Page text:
stain or just sealer?


  #1  
Old 08-25-05, 09:24 PM
netnet
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Smile stain or just sealer?

Hi all. A handy man came to give an estimate on our old cedar deck being powerwashed and sealed or stained today becasue I just bought my first house and do not have time or knowledge right now to do it myself. He said that although cabot is the top of the line, he still would not use a stain personally, but rather just a clear ROLL ON sealer because they are longer lasting than the sprays. His reasoning was that the stains peel after a while, or even if you don't wait for it to peel and you power wash it every year, the power washing makes it peel. Either way, you can never get en even nice stained look again becasue it's alwasy going to be stain on top of peeled stain and it won't look right in a few years. This makes sense but on the other hand I see so many people with nice colored decks. Is he telling me that everyone has this trouble or is there a way to maintain a stained color well through the years. Thank you so much for taking the time.
 

Last edited by netnet; 08-25-05 at 09:26 PM. Reason: typos
  #2  
Old 08-26-05, 04:45 AM
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I applied a clear finish to my cedar deck. The product will not peel and does not need to be sanded (or presurre washed) year after year before a re-application. I chose a clear finish to retian the natural colour of the cedar.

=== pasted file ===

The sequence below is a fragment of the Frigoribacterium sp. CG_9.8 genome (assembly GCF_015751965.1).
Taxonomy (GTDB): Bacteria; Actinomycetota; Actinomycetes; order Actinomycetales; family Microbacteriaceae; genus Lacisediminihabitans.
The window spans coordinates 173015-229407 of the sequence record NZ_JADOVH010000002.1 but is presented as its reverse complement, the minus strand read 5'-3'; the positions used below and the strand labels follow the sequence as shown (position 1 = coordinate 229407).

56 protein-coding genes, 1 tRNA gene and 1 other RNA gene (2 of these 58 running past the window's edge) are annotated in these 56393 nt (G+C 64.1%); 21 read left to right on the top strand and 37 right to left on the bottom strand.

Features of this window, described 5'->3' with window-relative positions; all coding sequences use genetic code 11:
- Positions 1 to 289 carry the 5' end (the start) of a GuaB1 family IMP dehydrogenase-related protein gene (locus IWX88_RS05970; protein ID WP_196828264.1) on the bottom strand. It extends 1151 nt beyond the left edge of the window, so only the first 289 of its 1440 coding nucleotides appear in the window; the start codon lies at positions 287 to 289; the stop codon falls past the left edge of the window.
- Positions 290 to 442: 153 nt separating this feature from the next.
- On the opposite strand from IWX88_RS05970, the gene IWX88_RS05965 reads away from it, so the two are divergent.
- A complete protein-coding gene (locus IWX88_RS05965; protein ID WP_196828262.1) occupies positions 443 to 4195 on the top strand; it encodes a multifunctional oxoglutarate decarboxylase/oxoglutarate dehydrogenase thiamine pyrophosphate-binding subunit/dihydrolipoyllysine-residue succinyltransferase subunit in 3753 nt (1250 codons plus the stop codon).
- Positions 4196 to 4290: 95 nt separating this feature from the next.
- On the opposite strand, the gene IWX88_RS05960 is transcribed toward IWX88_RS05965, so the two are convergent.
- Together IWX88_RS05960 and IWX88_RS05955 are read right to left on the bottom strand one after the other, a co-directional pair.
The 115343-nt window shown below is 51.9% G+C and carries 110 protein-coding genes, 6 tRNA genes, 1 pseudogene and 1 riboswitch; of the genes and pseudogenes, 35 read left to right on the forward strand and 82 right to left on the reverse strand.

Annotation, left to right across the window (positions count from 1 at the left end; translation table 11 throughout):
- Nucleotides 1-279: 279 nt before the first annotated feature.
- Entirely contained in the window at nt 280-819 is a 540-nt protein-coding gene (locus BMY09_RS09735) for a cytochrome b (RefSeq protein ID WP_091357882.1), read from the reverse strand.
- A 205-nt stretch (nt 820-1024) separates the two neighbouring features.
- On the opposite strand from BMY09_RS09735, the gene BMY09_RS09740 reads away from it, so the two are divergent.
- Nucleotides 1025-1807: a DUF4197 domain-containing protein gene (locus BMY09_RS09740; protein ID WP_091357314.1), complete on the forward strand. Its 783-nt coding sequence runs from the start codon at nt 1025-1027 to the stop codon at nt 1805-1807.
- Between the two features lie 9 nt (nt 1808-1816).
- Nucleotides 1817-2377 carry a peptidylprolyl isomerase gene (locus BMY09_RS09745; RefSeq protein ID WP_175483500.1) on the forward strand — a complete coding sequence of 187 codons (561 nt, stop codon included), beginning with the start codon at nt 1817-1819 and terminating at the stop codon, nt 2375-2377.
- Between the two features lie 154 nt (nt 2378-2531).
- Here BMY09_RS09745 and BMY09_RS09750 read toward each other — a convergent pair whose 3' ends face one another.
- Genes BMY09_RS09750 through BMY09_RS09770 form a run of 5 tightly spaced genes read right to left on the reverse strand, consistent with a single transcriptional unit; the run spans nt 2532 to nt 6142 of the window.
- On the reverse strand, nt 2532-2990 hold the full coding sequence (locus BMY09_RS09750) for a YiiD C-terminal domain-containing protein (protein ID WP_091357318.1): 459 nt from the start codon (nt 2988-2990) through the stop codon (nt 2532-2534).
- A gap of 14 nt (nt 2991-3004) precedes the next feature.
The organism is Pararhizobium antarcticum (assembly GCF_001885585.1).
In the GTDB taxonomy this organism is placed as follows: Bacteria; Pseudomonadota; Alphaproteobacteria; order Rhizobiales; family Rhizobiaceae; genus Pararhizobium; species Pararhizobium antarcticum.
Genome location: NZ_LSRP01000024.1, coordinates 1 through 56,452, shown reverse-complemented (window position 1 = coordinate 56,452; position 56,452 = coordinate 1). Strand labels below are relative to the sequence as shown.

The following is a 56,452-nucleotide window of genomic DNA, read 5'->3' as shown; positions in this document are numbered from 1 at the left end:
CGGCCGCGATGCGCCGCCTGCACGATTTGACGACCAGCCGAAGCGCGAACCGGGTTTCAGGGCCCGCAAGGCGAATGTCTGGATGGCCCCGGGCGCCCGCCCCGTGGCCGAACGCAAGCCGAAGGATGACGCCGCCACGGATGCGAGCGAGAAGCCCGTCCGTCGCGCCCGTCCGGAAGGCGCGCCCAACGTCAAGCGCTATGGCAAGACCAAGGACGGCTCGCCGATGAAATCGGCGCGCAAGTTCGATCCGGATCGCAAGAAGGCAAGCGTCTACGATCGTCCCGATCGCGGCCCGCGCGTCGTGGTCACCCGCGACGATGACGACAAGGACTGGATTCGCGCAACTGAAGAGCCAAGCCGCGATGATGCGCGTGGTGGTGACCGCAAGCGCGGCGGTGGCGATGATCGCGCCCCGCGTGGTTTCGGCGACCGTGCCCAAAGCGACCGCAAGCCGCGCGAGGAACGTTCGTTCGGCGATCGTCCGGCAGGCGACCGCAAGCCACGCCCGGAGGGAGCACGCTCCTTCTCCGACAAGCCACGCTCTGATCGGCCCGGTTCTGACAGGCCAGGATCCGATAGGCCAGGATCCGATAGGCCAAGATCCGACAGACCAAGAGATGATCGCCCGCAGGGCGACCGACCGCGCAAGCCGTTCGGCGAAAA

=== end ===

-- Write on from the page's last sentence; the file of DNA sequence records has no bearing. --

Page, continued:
By the way, pressure washing your deck is not recommended as it damages the fibres of the wood.
 
  #3  
Old 08-26-05, 05:56 AM
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Originally Posted by netnet
Is he telling me that everyone has this trouble or is there a way to maintain a stained color well through the years. Thank you so much for taking the time.
I'm not sure what he's telling you, but I don't think it is %100 correct

He may not use a stain
I don't know why
I have been using stains on decks for years (...and years)
They last a long time
Much longer than any sealers I have used
Things like Thompsons Water Seal I have used at a customer's request
I was not impressed
At all

An older deck I especially would recommend a stain
Maybe a "clear" that has a slight tint to it if the cust. want "clear"
Older decks (IMO) don't look even with a true clear, but rather need a little tint to even them out

I live/work in a harsh environment for decks
Very wet foggy mornings, bright sun later, snow in the winter
It's tough on decks

I have never, ever, seen a stain peel
Even on well over due decks (often it's almost too late by the time they call me)
I've heard that it happens, I've just never seen it
On my work or on old decks that I'm to rescue
I've never had stain peel up when I've power-washed a deck